DEDMON v. WARDEN et al
ORDERED AS FOLLOWS: 1. THE CLERK OF COURT IS DIRECTED TO REMOVE THIS ACTION FROM CIVIL SUSPENSE; 2. THE REPORT AND RECOMMENDATION (DOC. NO. 9) IS APPROVED AND ADOPTED; 3. THE PETITION FOR WRIT OF HABEAS CORPUS IS DENIED AND DISMISSED AS TIME-BARRED UNDER 28 U.S.C. § 2241(D)(1); 4. THE PETITIONER HAS NOT MADE A SUBSTANTIAL SHOWING OF THE DENIAL OF A CONSTITUTIONAL RIGHT AND IS THEREFORE NOT ENTITLED TO A CERTIFICATE OF APPEALABILITY, 28 U.S.C. § 2253(C)(2); AND 5. THE CLERK OF COURT SHALL MARK THIS CASE AS CLOSED.. SIGNED BY HONORABLE EDWARD G. SMITH ON 10/11/2016. 10/11/2016 ENTERED AND COPIES MAILED TO PETITIONER AND E-MAILED.(lbs, )
IN THE UNITED STATES DISTRICT COURT
FOR THE EASTERN DISTRICT OF PENNSYLVANIA
ROBERT FRANKIE DEDMON,
WARDEN, et al.,
CIVIL ACTION NO. 16-1776
AND NOW, this 11th day of October, 2016, after carefully considering the petition for
habeas corpus under 28 U.S.C. § 2254 filed by the petitioner pro se, Robert Frankie Dedmon
(Doc. No. 1-1), the state court record, the response to the petition filed by the respondents (Doc.
No. 5), the addendum challenging the respondent’s brief and newly discovered evidence by the
petitioner (Doc. No. 8), and United States Magistrate Judge Linda K. Caracappa’s report and
recommendation filed on August 31, 2016 (Doc. No. 9); and no party having filed written
objections to the report and recommendation; accordingly, it is hereby ORDERED as follows:
The clerk of court is DIRECTED to remove this action from civil suspense;
The report and recommendation (Doc. No. 9) is APPROVED and ADOPTED; 1
As indicated above, the petitioner has not filed written objections to the report and recommendation despite more
than 40 days having passed since Judge Caracappa filed the report and recommendation. Since neither party has
filed objections to Judge Caracappa’s report and recommendation, the court need not review the report before
adopting it. Henderson v. Carlson, 812 F.2d 874, 878 (3d Cir. 1987). Nonetheless, “the better practice is for the
district judge to afford some level of review to dispositive legal issues raised by the report.” Id. As such, the court
will review the report for plain error. See Oldrati v. Apfel, 33 F. Supp. 2d 397, 399 (E.D. Pa. 1998) (“In the absence
of a timely objection, . . . this Court will review [the magistrate judge’s] Report and Recommendation for clear
error.” (internal quotation marks omitted)). The court may “accept, reject, or modify, in whole or in part, the
findings or recommendations made by the magistrate judge.” 28 U.S.C. § 636(b)(1)(C). The court has reviewed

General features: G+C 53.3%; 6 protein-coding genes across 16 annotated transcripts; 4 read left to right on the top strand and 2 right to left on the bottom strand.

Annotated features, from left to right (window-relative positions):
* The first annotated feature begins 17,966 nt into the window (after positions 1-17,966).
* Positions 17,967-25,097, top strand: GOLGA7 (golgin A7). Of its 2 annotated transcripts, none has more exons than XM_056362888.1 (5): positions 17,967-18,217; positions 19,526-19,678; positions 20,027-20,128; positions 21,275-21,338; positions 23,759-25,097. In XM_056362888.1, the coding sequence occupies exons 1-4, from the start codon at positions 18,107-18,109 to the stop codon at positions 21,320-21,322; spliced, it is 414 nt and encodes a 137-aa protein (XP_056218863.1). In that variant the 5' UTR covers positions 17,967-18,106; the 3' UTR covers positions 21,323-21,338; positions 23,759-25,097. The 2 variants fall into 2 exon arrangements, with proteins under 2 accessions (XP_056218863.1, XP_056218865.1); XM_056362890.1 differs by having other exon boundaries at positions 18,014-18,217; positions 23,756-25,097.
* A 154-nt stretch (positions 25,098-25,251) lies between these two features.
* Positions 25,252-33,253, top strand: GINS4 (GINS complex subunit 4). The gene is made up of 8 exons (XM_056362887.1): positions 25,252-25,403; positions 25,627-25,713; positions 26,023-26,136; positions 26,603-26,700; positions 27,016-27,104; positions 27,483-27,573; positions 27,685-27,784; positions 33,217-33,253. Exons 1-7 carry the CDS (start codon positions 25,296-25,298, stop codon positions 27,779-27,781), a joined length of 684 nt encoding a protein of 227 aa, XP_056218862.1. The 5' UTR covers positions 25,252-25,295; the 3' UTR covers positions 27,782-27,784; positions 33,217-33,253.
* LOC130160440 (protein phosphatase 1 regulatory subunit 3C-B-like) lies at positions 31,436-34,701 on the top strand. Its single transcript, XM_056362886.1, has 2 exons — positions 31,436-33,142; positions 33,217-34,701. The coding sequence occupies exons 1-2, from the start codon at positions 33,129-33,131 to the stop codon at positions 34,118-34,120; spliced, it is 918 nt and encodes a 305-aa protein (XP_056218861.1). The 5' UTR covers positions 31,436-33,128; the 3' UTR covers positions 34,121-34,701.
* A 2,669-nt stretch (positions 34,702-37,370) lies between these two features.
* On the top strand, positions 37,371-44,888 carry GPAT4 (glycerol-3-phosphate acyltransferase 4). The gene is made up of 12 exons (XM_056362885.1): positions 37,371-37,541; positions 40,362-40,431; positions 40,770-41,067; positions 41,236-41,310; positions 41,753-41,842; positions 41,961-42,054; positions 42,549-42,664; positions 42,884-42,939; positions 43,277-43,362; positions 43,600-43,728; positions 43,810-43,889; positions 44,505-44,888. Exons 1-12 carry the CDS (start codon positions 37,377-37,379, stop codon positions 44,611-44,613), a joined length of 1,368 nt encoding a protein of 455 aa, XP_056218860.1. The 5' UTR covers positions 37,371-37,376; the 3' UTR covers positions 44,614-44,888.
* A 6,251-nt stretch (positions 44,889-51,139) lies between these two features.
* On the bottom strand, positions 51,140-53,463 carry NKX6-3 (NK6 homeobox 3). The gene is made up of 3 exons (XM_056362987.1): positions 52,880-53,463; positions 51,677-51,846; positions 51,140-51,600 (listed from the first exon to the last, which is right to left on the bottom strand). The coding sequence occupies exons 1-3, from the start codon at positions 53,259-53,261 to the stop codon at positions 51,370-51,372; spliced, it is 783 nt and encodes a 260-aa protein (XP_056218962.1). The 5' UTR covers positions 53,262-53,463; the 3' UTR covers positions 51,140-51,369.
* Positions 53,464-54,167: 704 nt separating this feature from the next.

Judge Caracappa’s report for plain error and has found none.
The court notes that in the respondents brief, the respondents address whether the petitioner has attempted
to assert an actual innocence exception to the time bar. See Response to Pet. For Writ of Habeas Corpus (“Resp.”)
at 8-11. The respondents point out that the petitioner did not include such an argument in his petition; instead, the
petitioner references his actual innocence in a 2012 Writ of Habeas Corpus that he filed in the Court of Common
Pleas of Philadelphia County and attaches to his 2014 petition. See id. at 8; see also Doc. No. 1-1 at ECF p. 16. The
The petition for writ of habeas corpus is DENIED and DISMISSED as time-
barred under 28 U.S.C. § 2241(d)(1);
The petitioner has not made a substantial showing of the denial of a constitutional
right and is therefore not entitled to a certificate of appealability, 28 U.S.C. § 2253(c)(2); and
The clerk of court shall mark this case as CLOSED.
BY THE COURT:
/s/ Edward G. Smith
EDWARD G. SMITH, J.
respondents argue that the court should not even consider this attachment as part of the petitioner’s 2014 habeas
filing, but even if the court would consider it, the petition has not satisfied his “extremely high burden” to warrant
application of this exception because (1) he fails to present any new or reliable evidence to show that “no reasonable
juror — not even one — would have found him guilty,” and (2) he was aware of the factual basis for his arguments
more than 30 years ago. See Resp. at 8-11. In the petitioner’s addendum challenging the respondent’s brief, he did
not address the respondent’s argument that he failed to raise an actual innocence claim in his petition, and in fact,
made no reference to actual innocence whatsoever. See Addendum Challenging the Def.’s Brief and Newly
Discovered Evid. by the Pet. at 1-2.
Magistrate Judge Caracappa did not address any claim of actual innocence in the analysis of whether any
exceptions to the time bar applied. The petitioner has not objected to Judge Caracappa declining to address such a
claim. Presumably, Judge Caracappa did not address it because the petition did not property raise it. The court
agrees that it does not appear that the petitioner has asserted such a claim here.
Nevertheless, even if the petitioner had asserted actual innocence in his federal habeas corpus petition, he
has failed to sustain such a claim. A petitioner’s claim of actual innocence provides a gateway to federal habeas
review of an otherwise time-barred claim only if the petitioner “persuades the district court that, in light of the new
evidence, no juror, acting reasonably, would have voted to find him guilty beyond a reasonable doubt.” See
McQuiggin v. Perkins, 133 S. Ct. 1924, 1928 (2013) (internal quotations and citations omitted). Here, the petitioner
has presented no new evidence of innocence. Indeed, his “evidence” consists of new arguments that he now seeks
to assert. In addition, the petitioner waited numerous years to file the instant petition, a fact that further undermines
any actual innocence claim. See id. at 1936 (“The timing of such a petition … should seriously undermine the
credibility of the actual-innocence claim.”).
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